You know the broad strokes from here on out. Where things take a notable departure is in Noah's attitude, and immediate circumstances. The Bible is pretty clear that Noah's sons all had wives, and that God and Noah were on the same page about being fruitful and multiplying from day one. Here, only Shem is of marrying age, and betrothed to Noah's adopted daughter at that. Japheth is too young to think of such things even by Old Testament-era standards, and Ham is pissy that he has no woman. All of which intensifies when Noah has a vision of himself as a demon, and determines that even he and his family are so fallen that the human race must end with them, and therefore any potential grandchildren must die. It is entirely likely that a man in such circumstances could think in such a manner, especially after consenting to assist in what is basically genocide; yet to those who believe, I can see how it is tantamount to slander of a beloved prophet.
To me, however, and to Aronofsky, it is more than just the sum of its obvious parts in a universe of parameters; to see it as only the surface story is to deny it the power it has held as more than that for millennia. In the larger scheme of things, this take on Noah is one of post-traumatic stress disorder, and the burdens of doing right even when it means piling sins upon yourself. Like any soldier who must kill for the greater good, or any patriarch making sacrifices for the betterment of the family, violating conscience and eating away at soul for what must be done, Russell Crowe's Noah loses some of himself while sacrificing for the greater plan. Whether it be with family or God in mind, the things he feels he must do in service of all creation require the ultimate act of being a man, while enduring a burden none should bear. The extent you relate to that will likely determine how strongly you react to Noah...and Aronofsky, whose movies nearly always feature a semi-delusional protagonist sacrificing all for a larger cause, clearly feels that from the Genesis tale.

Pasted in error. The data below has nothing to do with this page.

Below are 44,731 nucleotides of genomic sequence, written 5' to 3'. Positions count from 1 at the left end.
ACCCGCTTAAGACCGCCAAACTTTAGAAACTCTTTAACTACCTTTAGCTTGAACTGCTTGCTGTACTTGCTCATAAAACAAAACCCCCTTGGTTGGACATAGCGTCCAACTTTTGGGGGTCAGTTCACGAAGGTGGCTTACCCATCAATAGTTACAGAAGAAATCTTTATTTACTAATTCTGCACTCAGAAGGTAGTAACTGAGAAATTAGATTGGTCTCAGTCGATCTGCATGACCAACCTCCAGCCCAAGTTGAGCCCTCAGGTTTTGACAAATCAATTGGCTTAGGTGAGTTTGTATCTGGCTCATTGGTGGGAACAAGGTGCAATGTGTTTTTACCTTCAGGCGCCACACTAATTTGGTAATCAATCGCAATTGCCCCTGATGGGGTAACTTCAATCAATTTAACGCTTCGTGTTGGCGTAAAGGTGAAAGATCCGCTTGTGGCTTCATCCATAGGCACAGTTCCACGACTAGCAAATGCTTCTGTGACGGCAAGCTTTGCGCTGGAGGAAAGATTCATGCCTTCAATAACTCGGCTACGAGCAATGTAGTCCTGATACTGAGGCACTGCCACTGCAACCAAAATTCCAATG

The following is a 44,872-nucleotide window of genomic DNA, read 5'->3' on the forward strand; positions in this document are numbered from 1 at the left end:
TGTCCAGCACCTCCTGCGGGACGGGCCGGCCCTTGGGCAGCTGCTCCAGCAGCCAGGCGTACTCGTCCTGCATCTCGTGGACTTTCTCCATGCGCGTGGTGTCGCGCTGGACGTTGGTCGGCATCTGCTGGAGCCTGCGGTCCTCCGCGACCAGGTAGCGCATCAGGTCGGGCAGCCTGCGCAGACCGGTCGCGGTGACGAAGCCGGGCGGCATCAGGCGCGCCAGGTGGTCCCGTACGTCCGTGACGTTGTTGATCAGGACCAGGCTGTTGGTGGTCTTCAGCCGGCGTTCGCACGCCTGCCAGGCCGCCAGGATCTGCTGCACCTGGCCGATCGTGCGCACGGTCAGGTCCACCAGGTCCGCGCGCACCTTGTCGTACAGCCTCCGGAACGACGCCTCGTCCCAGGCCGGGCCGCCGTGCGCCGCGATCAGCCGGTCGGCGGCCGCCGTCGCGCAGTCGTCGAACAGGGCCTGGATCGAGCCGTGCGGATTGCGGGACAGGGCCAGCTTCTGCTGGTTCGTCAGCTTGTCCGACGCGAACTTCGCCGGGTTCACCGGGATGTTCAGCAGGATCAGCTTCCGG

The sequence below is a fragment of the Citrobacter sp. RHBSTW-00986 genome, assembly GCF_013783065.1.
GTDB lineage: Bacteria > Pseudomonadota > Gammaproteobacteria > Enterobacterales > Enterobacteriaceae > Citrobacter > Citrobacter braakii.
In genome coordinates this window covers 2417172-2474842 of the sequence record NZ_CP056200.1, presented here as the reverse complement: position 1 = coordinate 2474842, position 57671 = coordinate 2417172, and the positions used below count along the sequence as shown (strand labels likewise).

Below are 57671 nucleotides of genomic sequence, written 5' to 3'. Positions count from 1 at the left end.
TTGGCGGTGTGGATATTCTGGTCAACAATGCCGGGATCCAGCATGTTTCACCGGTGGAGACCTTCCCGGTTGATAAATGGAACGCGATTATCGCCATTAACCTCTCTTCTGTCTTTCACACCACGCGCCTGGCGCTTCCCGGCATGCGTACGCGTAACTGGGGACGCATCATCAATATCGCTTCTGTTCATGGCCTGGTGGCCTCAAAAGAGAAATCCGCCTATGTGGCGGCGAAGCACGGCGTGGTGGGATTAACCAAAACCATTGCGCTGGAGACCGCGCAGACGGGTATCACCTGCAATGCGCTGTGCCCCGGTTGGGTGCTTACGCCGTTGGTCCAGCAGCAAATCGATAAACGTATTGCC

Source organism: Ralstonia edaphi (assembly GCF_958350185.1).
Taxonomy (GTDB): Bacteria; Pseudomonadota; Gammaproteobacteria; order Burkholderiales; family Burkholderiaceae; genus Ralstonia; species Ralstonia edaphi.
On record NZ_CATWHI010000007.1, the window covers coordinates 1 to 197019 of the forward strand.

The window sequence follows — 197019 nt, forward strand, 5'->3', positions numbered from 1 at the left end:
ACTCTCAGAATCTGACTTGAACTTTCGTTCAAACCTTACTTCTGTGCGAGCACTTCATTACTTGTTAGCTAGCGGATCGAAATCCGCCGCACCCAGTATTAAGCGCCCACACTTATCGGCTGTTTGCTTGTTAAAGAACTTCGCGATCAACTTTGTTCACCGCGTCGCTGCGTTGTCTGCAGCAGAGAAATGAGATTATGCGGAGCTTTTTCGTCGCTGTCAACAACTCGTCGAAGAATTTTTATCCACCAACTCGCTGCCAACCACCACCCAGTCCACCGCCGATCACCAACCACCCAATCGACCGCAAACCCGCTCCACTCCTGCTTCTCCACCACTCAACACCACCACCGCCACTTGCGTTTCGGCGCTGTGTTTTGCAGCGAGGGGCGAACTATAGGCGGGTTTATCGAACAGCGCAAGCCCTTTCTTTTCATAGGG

Crowe isn't a bad choice for the guy who can be a strong family man when he needs to, and scary psycho the next, but it is a shame that the one actor who would be even more perfect is currently, effectively blacklisted. I speak, of course, of Mel Gibson, who would likely have had less trouble getting the Pope to watch his film, and undoubtedly, sincerely believes everything herein. Winstone is fine as villain Tubal-Cain, but his character is a fundamental mistake. There isn't any need, for instance, to have him survive the flood if you're already going to play up interfamilial tensions - the narrative choice here is to have Ham ultimately choose his own exile rather to dramatically leave as a result of a nudity curse, and Logan Lerman's Ham is not only perfectly capable of playing that, but he's also given enough narrative material to justify it without the presence of an evil father figure to seduce him.
It has always struck me as ironic that most "faith-based" movies I've seen in my time, be they Christian, Mormon or Muslim, tend toward the saccharine and the sanitized, when all those faiths' actual origin tales are anything but (seriously, scripture is brutal). To the extent that artistic dissent is allowed, it seems to only be done so when based on a creative talent who explicitly professed faith, hence why JRR Tolkien and CS Lewis get the fantasy pass that JK Rowling does not, and why Mel Gibson can get an R rating and still be okayed. Aronofsky is not especially religious, but he understands the power of foundational myths. It may be asking a lot of some, but if you can avoid clinging to the literal in his movie and see the deeper emotional truths beneath, it just may move you to feel the pain of doing right, and embracing it anyway, not always knowing how far is too far.